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  • "the cost of covering locum indemnity out of the global sum could hit practice finances"- so LOCUMS are not covered as blanket with everyone else????

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  • If any accountants genuinely believe this then best not employ them to advise you.
    If a small increase in funding does materialise, it will be easily offset by the increase in nonsense work inflicted on Practices.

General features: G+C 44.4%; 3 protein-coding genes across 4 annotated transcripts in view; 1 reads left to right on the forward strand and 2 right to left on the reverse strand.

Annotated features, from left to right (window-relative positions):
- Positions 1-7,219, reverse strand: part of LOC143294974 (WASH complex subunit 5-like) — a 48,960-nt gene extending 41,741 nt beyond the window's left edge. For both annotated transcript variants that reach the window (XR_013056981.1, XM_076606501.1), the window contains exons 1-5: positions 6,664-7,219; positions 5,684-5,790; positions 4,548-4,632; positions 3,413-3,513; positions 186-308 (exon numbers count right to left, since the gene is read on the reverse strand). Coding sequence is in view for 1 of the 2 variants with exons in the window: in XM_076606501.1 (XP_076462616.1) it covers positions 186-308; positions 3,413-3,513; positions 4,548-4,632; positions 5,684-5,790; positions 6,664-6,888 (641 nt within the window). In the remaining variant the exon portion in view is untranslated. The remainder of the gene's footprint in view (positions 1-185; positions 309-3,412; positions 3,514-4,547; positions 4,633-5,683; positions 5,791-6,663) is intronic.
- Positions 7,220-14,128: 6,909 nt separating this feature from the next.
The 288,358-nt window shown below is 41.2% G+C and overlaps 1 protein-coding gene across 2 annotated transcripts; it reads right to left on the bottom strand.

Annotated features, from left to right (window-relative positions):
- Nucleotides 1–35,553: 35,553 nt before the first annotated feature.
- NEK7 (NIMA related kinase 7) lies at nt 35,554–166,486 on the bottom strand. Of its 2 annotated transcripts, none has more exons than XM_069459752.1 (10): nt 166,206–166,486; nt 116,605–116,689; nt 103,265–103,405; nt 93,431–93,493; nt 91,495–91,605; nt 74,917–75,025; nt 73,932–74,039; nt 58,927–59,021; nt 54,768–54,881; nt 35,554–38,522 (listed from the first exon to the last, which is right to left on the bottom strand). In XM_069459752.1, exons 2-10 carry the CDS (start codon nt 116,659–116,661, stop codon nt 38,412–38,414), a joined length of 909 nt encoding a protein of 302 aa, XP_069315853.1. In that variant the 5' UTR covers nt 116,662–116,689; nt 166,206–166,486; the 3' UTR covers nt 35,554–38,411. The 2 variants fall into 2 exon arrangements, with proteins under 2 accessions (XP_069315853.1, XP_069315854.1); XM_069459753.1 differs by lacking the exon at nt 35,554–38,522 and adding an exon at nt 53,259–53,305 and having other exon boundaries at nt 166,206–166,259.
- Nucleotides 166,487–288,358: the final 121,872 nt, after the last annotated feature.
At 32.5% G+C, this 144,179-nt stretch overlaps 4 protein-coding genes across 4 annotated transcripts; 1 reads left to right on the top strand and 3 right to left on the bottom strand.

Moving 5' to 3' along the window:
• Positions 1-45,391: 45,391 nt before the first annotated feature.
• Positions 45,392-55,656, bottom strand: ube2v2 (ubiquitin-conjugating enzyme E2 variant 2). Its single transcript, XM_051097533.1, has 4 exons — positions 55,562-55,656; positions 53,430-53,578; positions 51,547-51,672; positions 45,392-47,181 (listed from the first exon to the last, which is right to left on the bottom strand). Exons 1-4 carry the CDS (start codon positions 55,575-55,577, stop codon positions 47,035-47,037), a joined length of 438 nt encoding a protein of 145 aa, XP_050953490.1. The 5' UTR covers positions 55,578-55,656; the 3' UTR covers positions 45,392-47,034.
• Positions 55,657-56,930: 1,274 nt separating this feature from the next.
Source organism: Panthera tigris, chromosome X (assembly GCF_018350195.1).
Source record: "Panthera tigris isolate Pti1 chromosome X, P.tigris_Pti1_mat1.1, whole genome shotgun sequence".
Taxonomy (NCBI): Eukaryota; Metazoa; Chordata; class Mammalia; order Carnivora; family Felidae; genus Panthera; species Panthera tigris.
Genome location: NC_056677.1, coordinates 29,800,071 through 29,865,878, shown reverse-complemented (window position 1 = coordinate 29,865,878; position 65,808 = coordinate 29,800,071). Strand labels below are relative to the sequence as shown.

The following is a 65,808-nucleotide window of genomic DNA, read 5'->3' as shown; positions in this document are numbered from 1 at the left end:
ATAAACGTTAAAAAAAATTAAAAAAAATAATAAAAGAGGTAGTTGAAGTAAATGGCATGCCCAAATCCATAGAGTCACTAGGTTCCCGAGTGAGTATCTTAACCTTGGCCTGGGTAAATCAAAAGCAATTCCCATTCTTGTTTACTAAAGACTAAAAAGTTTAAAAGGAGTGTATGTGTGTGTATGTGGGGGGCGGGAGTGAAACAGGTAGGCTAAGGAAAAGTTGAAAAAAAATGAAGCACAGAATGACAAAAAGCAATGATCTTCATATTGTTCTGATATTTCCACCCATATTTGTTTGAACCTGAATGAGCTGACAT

With the 2004 contract the additional nonsense work was offset by a substantially increased income. That is clearly not happening this time.

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  • Dear d in vadar (Locum GP)

    "locum costs will increase as demand outstrips supply."

    That's a good thing for you isn't it?
    Anyway I want to become a locum--I just can't easily extricate myself from the practice.

    My accountant always tells me how well I am doing. I seem to have increasingly high tax bills and less take home pay. I think he muse mean I'm doing well as my tax bills are so big. Too big for me to pay them. I don't understand anything. I wish I was a physio or in prison or something.